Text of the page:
# Pentagonal orthobicupola

Pentagonal orthobicupola
TypeJohnson
J29 - J30 - J31
Faces10 triangles
10 squares
2 pentagons
Edges40
Vertices20
Vertex configuration10(32.42)
10(3.4.5.4)
Symmetry groupD5h
Dual polyhedron-
Propertiesconvex
Net

In geometry, the pentagonal orthobicupola is one of the Johnson solids (J30). As the name suggests, it can be constructed by joining two pentagonal cupolae (J5) along their decagonal bases, matching like faces. A 36-degree rotation of one cupola before the joining yields a pentagonal gyrobicupola (J31).

The pentagonal orthobicupola is the third in an infinite set of orthobicupolae.

A Johnson solid is one of 92 strictly convex polyhedra that have regular faces but are not uniform (that is, they are not Platonic solids, Archimedean solids, prisms, or antiprisms). They were named by Norman Johnson, who first listed these polyhedra in 1966.[1]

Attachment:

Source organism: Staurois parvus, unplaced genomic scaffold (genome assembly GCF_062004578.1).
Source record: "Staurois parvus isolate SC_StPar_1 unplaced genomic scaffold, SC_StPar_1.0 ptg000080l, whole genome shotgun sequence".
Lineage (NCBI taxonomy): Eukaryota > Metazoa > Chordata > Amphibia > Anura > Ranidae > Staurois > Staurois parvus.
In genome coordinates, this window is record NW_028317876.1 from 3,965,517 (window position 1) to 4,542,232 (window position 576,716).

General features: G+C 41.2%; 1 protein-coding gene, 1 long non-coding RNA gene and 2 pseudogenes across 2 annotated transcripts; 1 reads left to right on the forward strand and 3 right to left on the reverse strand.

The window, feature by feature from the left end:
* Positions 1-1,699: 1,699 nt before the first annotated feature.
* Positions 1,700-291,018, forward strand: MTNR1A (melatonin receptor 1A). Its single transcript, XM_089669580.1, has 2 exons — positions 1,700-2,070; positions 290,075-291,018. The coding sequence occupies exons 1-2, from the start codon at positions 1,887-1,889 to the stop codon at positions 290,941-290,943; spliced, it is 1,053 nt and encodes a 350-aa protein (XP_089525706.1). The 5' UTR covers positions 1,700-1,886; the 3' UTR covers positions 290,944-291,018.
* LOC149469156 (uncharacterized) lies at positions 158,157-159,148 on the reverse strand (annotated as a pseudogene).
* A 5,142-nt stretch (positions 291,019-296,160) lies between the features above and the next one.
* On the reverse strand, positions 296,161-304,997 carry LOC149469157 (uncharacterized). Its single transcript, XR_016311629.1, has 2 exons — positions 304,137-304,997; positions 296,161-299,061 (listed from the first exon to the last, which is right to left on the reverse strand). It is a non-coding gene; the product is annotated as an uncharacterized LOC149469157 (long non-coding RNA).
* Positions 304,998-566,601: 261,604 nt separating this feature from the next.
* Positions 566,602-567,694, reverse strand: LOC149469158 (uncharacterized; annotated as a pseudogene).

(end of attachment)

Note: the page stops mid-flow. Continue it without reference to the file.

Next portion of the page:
## Formulae

The following formulae for volume and surface area can be used if all faces are regular, with edge length a:[2]

${\displaystyle V={\frac {1}{3}}(5+4{\sqrt {5}})a^{3}\approx 4.64809...a^{3}}$

${\displaystyle A=(10+{\sqrt {{\frac {5}{2}}(10+{\sqrt {5}}+{\sqrt {75+30{\sqrt {5}})}}}})a^{2}\approx 17.7711...a^{2}}$

## References

1. ^ Johnson, Norman W. (1966), "Convex polyhedra with regular faces", Canadian Journal of Mathematics, 18: 169–200, doi:10.4153/cjm-1966-021-8, MR 0185507, Zbl 0132.14603.
2. ^ Stephen Wolfram, "Pentagonal orthobicupola" from Wolfram Alpha. Retrieved July 23, 2010.